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Israelis on ice
Posted By Abigail Klein Leichman On September 14, 2010 @ 12:00 am In | No Comments
It may take a four-hour drive to the only ice rink in the country, but the die-hard hockey hounds of Israel’s Ice Hockey Federation are determined to enjoy their favorite pastime.
During the hottest August in Israeli history, Canadian émigré Paul Shindman is lacing up his hockey skates. And he’s not alone. About 400 sportsmen compete in the
Israel Ice Hockey Federation’s senior and junior leagues, while some 140 people from ages five to 65 participate in a recreational league.
Ice doesn’t come naturally to the Mediterranean climate. There is just one regulation-size rink, located in the Canada Center recreation complex in Metulla, near the border with Lebanon.
Shindman and like-minded players see no reason to sacrifice their favorite pastime in their favorite country, however. And they don’t mind driving three or four hours to play.
“A lot of people had moved here in the 1960s and 1970s with their skates, hoping one day they’d have occasion to use them,” Shindman tells ISRAEL21c. Some 25 percent of immigrants hail from hockey-loving Canada and Russia.
“If you grew up playing hockey, you have a love of skating and a love of the game. There is something dynamic and fluid and exciting to be skating around with the wind whipping through your hair.”
Two sets of equipment started a league
Toronto-native Shindman, 53, still plays in Metulla every month – along with his four children under the age of 11 – and sits on the board of the seven-year-old Israel Recreational Hockey Association.
A mechanical engineer, technical writer, and sometime skating and hockey instructor, Shindman moved to Israel in 1987 and found a job with the company that had just built Israel’s first ice rink in Kiryat Motzkin. They constructed a second small rink in Bat Yam, near Tel Aviv. Neither rink still stands. But the Bat Yam venue was where Shindman created the Israel Ice Hockey Federation.
After collecting donated gear and placing an ad in the Association of Americans and Canadians in Israel (AACI) bulletin in 1988, Shindman started hearing from people all over the country, including a few who were born in Israel. The Israel Ice Hockey and Figure Skating Association began with seven founders and a core membership of mostly former North Americans, Belgians and Russians.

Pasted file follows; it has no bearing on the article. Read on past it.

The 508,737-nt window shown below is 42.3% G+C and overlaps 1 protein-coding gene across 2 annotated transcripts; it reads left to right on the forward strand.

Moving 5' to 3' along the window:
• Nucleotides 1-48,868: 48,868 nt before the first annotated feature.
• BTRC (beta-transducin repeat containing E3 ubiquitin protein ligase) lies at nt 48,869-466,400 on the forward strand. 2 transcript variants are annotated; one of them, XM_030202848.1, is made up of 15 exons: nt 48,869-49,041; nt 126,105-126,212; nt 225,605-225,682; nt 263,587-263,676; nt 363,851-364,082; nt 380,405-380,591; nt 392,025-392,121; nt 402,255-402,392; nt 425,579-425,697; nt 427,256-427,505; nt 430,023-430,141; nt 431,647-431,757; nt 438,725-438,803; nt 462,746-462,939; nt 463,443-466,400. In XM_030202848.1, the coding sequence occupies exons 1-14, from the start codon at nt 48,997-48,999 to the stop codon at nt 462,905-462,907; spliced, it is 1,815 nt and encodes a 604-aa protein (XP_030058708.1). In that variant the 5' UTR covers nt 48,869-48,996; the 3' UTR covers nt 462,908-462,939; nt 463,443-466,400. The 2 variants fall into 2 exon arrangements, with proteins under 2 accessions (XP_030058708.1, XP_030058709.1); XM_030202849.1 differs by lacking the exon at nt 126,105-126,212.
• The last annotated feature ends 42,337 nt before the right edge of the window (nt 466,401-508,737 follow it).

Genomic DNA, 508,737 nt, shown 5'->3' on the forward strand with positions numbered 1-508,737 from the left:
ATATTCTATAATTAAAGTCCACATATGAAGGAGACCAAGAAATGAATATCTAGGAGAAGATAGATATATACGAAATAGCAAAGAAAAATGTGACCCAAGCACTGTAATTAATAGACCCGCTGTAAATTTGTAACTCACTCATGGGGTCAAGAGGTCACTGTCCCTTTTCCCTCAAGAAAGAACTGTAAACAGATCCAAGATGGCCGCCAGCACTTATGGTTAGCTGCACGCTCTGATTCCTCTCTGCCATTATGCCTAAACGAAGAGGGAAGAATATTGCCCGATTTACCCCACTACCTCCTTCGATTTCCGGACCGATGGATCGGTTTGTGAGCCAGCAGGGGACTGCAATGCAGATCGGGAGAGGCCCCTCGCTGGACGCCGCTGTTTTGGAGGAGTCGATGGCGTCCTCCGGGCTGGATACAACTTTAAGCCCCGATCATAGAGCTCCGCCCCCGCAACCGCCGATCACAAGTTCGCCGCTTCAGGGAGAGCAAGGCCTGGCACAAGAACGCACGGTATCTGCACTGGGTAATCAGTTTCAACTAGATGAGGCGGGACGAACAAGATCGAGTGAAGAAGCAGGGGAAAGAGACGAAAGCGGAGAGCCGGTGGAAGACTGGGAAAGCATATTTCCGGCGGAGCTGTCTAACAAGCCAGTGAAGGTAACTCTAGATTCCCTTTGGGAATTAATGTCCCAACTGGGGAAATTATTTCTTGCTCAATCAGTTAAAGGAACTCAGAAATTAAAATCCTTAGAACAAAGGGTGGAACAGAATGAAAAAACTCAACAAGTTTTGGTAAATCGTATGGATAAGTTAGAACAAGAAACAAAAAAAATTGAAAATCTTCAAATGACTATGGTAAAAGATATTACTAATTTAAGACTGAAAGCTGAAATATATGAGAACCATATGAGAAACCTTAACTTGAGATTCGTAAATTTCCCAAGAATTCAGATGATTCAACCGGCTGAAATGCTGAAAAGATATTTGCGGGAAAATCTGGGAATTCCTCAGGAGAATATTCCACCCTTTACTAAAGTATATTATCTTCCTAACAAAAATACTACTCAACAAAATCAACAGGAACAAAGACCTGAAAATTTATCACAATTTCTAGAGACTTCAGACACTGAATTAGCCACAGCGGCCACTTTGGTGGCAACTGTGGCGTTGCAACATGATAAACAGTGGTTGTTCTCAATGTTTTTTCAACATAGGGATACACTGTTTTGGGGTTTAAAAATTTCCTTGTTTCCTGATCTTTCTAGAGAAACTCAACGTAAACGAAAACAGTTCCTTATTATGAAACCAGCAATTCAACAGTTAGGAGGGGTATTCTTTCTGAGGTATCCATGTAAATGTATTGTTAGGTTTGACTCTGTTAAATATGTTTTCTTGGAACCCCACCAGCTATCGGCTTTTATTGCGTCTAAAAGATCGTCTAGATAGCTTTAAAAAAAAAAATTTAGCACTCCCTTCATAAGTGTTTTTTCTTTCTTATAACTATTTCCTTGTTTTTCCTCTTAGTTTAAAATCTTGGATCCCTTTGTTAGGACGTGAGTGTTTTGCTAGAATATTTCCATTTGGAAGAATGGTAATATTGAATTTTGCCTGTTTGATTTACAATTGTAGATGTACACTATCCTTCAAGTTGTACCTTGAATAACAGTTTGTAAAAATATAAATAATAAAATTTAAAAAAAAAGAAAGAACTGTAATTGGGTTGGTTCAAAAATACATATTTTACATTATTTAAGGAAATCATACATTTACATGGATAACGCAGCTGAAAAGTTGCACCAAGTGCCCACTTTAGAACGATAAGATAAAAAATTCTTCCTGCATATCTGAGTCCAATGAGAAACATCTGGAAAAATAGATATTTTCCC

“When we had gathered two sets of equipment, I started an official hockey league in 1989 with three teams. By the second week we had enough players for a fourth team,” Shindman recounts. “Word was getting around and more people were coming out of the woodwork.”
Then and today, it wasn’t only citizens who joined, but also people with temporary student or work visas. Not all are Jewish. “We get die-hard players from abroad who love Israel and hockey.
“To combine both is a dream,” says Shindman.
NHL All-Stars came to Israel
In a bid to gain entry for his organization into the International Ice Hockey Federation, Shindman staged an exhibition game against Canadian peacekeeping troops in 1990. Spectators included the mayor of Bat Yam and the Canadian ambassador and embassy staff, but most importantly, the head of the Israel Olympic Committee.
“To be accepted into the federation, we needed a letter from the Olympic Committee, and we had to show them we were organized,” says Shindman. The game ended in a crushing 20-2 defeat for the Israelis, but the committee was convinced. And in 1992 Israel participated in its first world championship tournament, in South Africa. “We did not finish last,” Shindman notes. “Turkey did.”
Next year, Israel is scheduled to face off with the United Arab Emirates in the world championships. “Sport conquers all, and politics stays out of it,” says Shindman. “Win, tie, or lose, you line up after the game and shake the other guys’ hands.”
In February, the non-contact recreational league will host its fifth annual international tournament that draws players from the United States, Canada, and Israel. “It’s a great excuse to come see the Holy Land,” says Shindman. “Last year we had former NHL all-stars Darryl Sittler and Paul Henderson as our guests of honor. They went back as ambassadors of good will.”
Ice hockey’s profile in Israel received a boost 13 years ago, when it made the roster of sports at the International Maccabiah Games. Talented Jewish players and managers in North America took notice. Montreal hockey enthusiast Alan Maislan became chairman of the Israel Ice Hockey Federation and recruited Stanley Cup-winning Canadians coach Jean Perron to coach Team Israel.
“Under Perron, we made it to Division IB in international hockey,” Shindman relates. “Our team was outclassed, but to make it that high was an amazing achievement for a small country. What’s holding us back now is really just a lack of rinks. People have to go up to Metulla – and they do, from as far away as [southern] Beersheba. There are even families who moved there so their kids could play hockey.”
One might wonder why hockey hounds like Shindman ever left Canada. “It was clear to me that life in Israel was worth whatever changes were involved in moving back to the Jewish homeland,” Shindman stresses. “As a Canadian, one gives up a lot of things when [moving to Israel], not just hockey, and those are replaced with the different adventures and assets that Israel is blessed with.”
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